We Need To Get Rid Of The Stigma Surrounding Being HIV Positive In The Gay Community

We Need To Get Rid Of The Stigma Surrounding Being HIV Positive In The Gay Community

Since 1983, The Lesbian, Gay, Bisexual and Transgender Community Center in NYC’s Greenwich Village has been at the forefront of treating and supporting individuals infected with HIV/AIDS. At the start of The Center’s programming to end the resounding stigma encompassing the existences of individuals living with HIV, a diagnosis of the virus meant death. In 2016, however, being tested positive for HIV (or AIDS for that matter) holds a far less devastating fate for individuals, retrospectively.

As the CDC continues to verify and promote multiple nucleotide reverse transcriptase inhibitors like Abacavir and Combivir (drugs that essentially slow the disease’s spread and progress), it appears that HIV/AIDS infected bodies can function as readily as any other. Still, the queer community in-large has yet to witness a change in perspective over the individual infected with the virus—finding these bodies of zero worth or attraction. HIV positive persons are widely considered lesser than human, and are deemed “dirty” on countless queer online dating apps. Even when these persons showcase limited symptoms of the disease, they’re shunned by way of their HIV status on dating profiles, which is oftentimes asked of them on these platforms upfront.

Having only recently been reacquainted with queer hookup apps like Grindr and Scruff, I was quickly reminded of the culture of shame surrounding those who know and admit to their positive status. While dragging cigarettes outside of a music venue in Williamsburg with a queer friend of mine on an unfriendly December night, I sat staggered as he hastily blocked all men who messaged him with a “POZ” status.

Laughing wildly, and drunkenly blabbering, “I’m not touching that one—nope! No. Sorry!” he clamored on, insisting it’d be idiotic to date anyone with HIV. It wasn’t necessarily wrong of him to be precautious in his sexual behaviors or weary of who he shares these experiences with, but rather how he addressed them—as if they were people unable to enact in safe sex practices without transmitting the virus.

His delivery was hurtful; his mindset, tragically more so.

Many Millennial queer men seemingly prioritize their sex lives and overall hunt for Mister Right over a majority of other worrisome factors in life. HIV, in many senses, drastically alters this landscape. Place your positive status on a variety of online dating apps and, regardless of how attractive you may be, countless potential suitors will pass you up. Opt out of listing your status on your profile, and you might get lucky and score a date prior to coming forward with your status. After that, you only risk the potential awkward happenstance of never hearing back from the guy, ultimately having your self-esteem notched down.

A large part of this aversion to HIV positive individuals on dating apps comes from the dirty stigma these bodies face. This isn’t a person-to-person dilemma, but rather a cultural downfall. What do queer guys do?

We stigmatize those who are positive out of fear that we too will one day have to list a POZ status on our profiles.
The stigma also affects HIV negative people who openly have sex with positive individuals. Tell a person you have a sex partner who is positive, and they’ll automatically label you as dirty too. With the CDC considering HIV negative people who have sex with HIV positive people to be “risky” in their sex practices, can you blame those who shame? We seemingly ignore the HIV negative person’s ability to take HIV preventative drugs like PrEP, use condoms, and exercise other safe sex practices to protect themselves. These individuals are sexually exiled and avoided by way of the majority’s debilitating fears, anxieties, and ignorance over HIV/AIDS.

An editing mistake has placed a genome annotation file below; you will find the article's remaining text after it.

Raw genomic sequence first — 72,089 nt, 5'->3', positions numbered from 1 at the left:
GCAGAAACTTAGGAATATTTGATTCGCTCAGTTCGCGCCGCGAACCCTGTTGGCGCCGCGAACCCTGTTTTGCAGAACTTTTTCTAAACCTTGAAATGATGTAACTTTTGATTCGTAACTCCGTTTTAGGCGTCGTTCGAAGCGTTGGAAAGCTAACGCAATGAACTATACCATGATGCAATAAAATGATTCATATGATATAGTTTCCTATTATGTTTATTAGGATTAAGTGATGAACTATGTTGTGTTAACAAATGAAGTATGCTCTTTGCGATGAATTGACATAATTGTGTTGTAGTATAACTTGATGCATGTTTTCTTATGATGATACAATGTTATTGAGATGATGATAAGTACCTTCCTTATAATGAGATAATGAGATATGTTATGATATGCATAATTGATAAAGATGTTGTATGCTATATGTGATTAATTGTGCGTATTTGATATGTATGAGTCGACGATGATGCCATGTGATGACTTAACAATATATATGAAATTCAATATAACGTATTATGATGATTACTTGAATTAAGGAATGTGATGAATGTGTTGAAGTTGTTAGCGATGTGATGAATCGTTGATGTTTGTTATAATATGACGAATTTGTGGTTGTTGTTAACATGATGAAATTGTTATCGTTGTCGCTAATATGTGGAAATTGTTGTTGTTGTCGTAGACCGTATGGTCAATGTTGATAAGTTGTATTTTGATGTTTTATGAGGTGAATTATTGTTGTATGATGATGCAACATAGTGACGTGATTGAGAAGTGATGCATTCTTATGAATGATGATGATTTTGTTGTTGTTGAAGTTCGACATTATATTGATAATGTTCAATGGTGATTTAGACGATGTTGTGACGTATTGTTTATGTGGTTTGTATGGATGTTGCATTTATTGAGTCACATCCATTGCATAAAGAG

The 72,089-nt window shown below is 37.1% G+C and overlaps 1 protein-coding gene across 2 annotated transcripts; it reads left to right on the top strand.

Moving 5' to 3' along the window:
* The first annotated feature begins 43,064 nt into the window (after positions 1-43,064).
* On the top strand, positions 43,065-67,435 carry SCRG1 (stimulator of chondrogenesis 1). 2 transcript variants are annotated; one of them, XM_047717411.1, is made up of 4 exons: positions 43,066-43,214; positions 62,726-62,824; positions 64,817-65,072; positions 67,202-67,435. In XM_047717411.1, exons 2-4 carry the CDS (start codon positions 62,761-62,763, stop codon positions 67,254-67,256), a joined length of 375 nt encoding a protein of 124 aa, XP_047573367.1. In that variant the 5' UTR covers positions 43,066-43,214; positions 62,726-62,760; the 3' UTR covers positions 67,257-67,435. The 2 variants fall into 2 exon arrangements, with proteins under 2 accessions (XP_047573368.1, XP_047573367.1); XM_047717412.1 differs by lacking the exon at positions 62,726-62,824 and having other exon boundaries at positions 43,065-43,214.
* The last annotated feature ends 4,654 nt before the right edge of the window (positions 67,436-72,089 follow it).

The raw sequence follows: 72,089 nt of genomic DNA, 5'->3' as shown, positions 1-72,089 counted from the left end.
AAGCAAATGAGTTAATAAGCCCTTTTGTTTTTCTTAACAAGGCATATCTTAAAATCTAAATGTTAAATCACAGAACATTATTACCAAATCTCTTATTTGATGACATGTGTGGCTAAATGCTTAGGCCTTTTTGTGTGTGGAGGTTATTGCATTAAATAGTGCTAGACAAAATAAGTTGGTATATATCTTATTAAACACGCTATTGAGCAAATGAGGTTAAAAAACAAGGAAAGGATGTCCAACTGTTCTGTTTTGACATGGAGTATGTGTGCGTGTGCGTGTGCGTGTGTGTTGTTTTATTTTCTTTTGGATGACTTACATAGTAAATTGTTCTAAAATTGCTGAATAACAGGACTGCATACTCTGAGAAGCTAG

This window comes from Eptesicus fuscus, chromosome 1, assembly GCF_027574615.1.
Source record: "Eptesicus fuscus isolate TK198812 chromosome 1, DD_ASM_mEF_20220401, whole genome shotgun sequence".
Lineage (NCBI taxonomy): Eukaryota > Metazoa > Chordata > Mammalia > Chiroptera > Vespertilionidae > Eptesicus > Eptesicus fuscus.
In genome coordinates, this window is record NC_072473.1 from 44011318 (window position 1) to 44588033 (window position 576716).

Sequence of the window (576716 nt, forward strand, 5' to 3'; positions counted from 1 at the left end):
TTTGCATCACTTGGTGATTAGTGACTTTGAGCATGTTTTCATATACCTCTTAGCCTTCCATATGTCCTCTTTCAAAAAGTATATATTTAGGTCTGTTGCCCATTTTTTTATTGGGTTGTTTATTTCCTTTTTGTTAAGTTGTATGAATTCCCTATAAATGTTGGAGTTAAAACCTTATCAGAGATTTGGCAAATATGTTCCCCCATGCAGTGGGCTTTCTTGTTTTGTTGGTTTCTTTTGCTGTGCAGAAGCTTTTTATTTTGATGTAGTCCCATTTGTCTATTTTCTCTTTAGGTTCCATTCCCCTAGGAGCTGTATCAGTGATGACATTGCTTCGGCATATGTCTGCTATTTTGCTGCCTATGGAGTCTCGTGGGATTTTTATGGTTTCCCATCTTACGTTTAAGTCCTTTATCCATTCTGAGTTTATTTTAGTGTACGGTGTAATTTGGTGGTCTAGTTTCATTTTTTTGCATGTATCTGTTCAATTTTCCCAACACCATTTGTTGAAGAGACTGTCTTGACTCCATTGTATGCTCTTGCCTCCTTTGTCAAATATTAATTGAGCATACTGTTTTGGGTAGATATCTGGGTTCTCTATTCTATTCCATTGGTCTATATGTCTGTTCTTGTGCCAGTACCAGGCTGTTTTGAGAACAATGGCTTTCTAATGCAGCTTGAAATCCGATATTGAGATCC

This past week, I joined an online HIV informational group where a vast array of identities flock to speak on their plights with their HIV status, obtain information on health practices and regimens, and even foster relations with people going through similar woes and triumphs. On my first day of being a member, a 20-something-year-old man posted, “I’ve always had a tough time attracting a partner, now I know I’ll never have one,” outwardly destroyed by the discovery of his newfound status.

The post devastated me, and I admittedly shed a few tears knowing that if my status were to ever become positive I would feel a similar sense of defeat.

Although HIV is now treatable, and those who live with a positive status are able to maintain a normal life, we still categorize them as if they are others infected by “the gay disease.” The queer community has progressed in many ways as a supportive, strong unit, but until we view HIV positive individuals as healthy regular people, we will forever be stuck in a 1980s mindset.

The most effective way to combat this logic is with sex education. Once we are able educate Millennials, who are the most detached age group from the virus, we will see a difference in how we interact with those who hold positive statuses. Luckily, there are many initiatives and organizations, including Play Sure and HIV Equal, which promote safe practices while destigmatizing a fear that has gone unchecked for far too long.

So much has changed since the onset of the 1980s AIDS epidemic. It’s only when we take responsibility over our treatment of others and move forward with a sex positive mindset, however, that we will be able to bring forward true equality, and eventually dismantle an unyielding epidemic. Thought Catalog Logo Mark